Prehistory and early history
People lived in the Stone Age where the state of Burkina Faso is located today. At first it was hunters and gatherers who wandered about, later they settled down. They built houses and farmed.
A period of great migrations began in West Africa in the 12th century. Peoples from the south (today Ghana) and north (today Mali) came to the region of today’s Burkina Faso. In the 15th century, the Mossi – today the largest ethnic group in Burkina Faso – came from northern Ghana. They probably founded 19 empires.
The first of these Mossi empires was called Tenkodogo. Yatenga was also of greater importance. The largest of the Mossi empires was called the Wogdgo Kingdom and had its capital in Ouagadougou (today’s capital of Burkina Faso). The Mossi empires existed side by side, only for a short time there was a single coherent empire at the beginning of the 16th century. The kings of the Mossi empires are called Naaba.
There were not only the Mossi empires on the soil of Burkina Faso, but also other empires. The Gulmancema founded their empire Gulmu (marked Gurma on the map) in the east of Burkina Faso, where they still live today. Their origin is also in the north of Ghana.
Around 1810 the Fulbe founded an empire in the north, the emirate of Liptako. Part of Liptako was conquered by the Tuareg in 1827. In the 18th century, western Burkina Faso was under the rule of the Kong Empire, which has its center in what is now the Ivory Coast.
French colonial period: Upper Volta
While many Europeans landed, traded and built fortresses on the West African coast as early as the 16th century, the hinterland remained without European influence for a long time. At the end of the 19th century, however, the “race for Africa” came to a head. After all, it was the French who won it in Burkina Faso. In 1891 Liptako signed a “protection treaty” with France, in 1895 Gulmu followed, in 1896 the French conquered the kingdom of Wogdgo, and the Tuareg were finally defeated militarily.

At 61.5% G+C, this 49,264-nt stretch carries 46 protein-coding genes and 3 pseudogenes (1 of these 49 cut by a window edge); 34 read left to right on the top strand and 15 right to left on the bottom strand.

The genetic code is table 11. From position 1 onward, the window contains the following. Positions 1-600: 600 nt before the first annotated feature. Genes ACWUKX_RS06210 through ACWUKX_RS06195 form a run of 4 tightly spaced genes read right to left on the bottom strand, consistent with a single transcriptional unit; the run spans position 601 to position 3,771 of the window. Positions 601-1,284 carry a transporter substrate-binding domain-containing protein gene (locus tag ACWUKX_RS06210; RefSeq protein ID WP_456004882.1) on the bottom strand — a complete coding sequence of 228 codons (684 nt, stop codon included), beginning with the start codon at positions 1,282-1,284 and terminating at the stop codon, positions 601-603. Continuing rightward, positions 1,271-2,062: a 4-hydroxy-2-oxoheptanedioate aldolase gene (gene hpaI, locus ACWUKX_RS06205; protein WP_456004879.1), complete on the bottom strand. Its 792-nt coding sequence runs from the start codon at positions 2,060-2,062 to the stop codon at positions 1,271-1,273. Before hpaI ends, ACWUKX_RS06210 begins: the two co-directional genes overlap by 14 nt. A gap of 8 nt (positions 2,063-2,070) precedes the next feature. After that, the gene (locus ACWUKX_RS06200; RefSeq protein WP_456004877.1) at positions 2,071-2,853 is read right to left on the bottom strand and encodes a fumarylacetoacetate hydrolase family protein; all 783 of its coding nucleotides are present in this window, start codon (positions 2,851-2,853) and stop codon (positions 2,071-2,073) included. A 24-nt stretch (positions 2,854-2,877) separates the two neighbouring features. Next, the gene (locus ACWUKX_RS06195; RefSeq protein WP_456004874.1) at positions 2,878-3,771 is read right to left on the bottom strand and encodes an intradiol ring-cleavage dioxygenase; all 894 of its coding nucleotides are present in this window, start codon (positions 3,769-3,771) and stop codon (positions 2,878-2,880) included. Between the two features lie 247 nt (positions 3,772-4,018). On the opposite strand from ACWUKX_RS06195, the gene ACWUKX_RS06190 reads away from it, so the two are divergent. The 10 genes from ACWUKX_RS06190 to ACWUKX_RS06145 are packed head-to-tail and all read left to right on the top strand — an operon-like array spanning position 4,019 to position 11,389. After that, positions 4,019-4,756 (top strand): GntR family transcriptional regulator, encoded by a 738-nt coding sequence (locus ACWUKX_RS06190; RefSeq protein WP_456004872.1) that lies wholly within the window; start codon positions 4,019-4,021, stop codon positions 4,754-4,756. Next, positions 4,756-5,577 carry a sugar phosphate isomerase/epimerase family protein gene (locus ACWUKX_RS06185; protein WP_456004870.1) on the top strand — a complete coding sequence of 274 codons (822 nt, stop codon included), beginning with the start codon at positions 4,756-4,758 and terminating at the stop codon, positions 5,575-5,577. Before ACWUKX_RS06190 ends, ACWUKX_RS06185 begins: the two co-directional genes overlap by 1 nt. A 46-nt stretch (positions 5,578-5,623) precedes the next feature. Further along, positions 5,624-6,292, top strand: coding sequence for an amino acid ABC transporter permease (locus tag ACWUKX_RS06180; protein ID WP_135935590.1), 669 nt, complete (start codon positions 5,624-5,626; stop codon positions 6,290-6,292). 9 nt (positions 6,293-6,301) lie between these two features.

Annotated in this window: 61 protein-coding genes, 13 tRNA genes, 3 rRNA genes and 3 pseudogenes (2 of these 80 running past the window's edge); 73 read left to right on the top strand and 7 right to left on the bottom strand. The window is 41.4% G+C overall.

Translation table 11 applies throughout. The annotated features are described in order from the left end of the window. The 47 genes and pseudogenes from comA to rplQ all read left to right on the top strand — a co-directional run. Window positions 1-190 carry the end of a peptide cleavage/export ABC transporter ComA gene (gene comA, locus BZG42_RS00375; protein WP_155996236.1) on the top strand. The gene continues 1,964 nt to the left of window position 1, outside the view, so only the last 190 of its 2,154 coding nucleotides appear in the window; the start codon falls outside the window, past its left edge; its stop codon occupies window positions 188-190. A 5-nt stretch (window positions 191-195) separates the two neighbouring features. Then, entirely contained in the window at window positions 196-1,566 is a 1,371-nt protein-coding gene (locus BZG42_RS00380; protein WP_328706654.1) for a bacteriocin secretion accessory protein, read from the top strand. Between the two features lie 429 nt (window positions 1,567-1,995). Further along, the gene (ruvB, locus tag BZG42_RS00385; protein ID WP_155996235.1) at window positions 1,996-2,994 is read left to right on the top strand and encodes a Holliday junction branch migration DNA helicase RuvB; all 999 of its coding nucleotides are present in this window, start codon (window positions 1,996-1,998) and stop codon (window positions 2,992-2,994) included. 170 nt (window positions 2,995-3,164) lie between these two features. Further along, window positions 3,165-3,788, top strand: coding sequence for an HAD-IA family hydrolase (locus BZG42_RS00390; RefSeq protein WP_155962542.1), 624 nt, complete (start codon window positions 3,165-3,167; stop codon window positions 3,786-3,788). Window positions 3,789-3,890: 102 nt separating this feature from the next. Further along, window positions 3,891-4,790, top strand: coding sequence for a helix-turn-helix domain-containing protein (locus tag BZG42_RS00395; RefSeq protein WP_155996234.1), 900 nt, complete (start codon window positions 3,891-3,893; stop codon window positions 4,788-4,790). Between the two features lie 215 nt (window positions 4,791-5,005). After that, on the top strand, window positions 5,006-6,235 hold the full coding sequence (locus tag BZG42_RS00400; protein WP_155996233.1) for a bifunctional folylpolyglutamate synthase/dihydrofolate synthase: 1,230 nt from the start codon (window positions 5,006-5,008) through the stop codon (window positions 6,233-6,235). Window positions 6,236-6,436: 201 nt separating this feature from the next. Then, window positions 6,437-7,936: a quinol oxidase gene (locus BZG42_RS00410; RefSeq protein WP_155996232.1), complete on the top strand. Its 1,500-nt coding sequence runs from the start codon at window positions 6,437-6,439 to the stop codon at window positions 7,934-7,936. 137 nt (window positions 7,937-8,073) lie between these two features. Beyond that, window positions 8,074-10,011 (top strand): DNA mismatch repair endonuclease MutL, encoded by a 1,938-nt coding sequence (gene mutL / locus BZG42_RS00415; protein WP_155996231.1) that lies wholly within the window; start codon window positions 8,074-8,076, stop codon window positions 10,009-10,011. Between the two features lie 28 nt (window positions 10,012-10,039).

In 1904 today’s Burkina Faso first became part of the “Upper Senegal and Niger” colony. In 1919 the new colony Upper Volta becamefounded. In 1932 the colony was divided among the neighboring colonies because it did not develop as economically as desired. They wanted to send the inhabitants of Obervoltas to the coastal colonies as cheap labor.
In 1947 the Upper Volta colony was restored to its present-day borders, after the Mossi in particular had pushed for it. Attitudes towards the colonies had also changed and the aspirations for independence increased, as everywhere in Africa.
History of Burkina Faso from independence until today
In 1958 Upper Volta became an autonomous republic and in 1960 it became fully independent, as did many other African states that year. Maurice Yaméogo became the country’s first president. Its one-party rule and economic decline led to a popular uprising and its overthrow in 1966.
General Sangoulé Lamizana was brought to power by the demonstrators as his successor. In 1971 a new constitution came into force. But the economic and social problems remained.
Military coups: Zerbo (1980-1982) and Ouédraogo (1982/83)
A coup in 1980 brought Saye Zerbo to power for two years, another coup followed in 1982. Now Jean-Baptiste Ouédraogo became the new president. But the man behind the coup was Thomas Sankara, who initially became Prime Minister. He soon sought contacts in Libya, Cuba and Ghana. This displeased Ouédraogo, as he was more oriented towards France and wanted to maintain traditional relationships. Sankara was arrested.
1983 Revolution: Sankara in power
The officer Blaise Compaoré freed his friend Sankara on August 4, 1983. He converted the country into a socialist state. In 1984 Upper Volta was renamed Burkina Faso. A new flag was introduced. Sankara planned to merge with Ghana.
In 1984 there was a border war with Mali over four villages in the Sahel, in the very north-east of Burkina Faso. The stripe over which the war had broken out was ultimately divided between the two countries.
Blaise Compaoré (1987-2014)
In 1987 there was a coup by Blaise Compaoré. Sankara was murdered. The planned merger with Ghana was canceled. The political situation remained unstable. In 1991 there was a new constitution. The country stabilized economically and socially in the 1990s. An amendment to the constitution enabled Compaoré to be re-elected in 2005 and 2010.
In 2014 Compaoré wanted to change the constitution again to allow his re-election. There were demonstrations and protests. Compaoré finally resigned.
Issac Zida has been appointed interim president. The next elections took place on November 29, 2015. Roch Marc Kaboré was elected as the new president.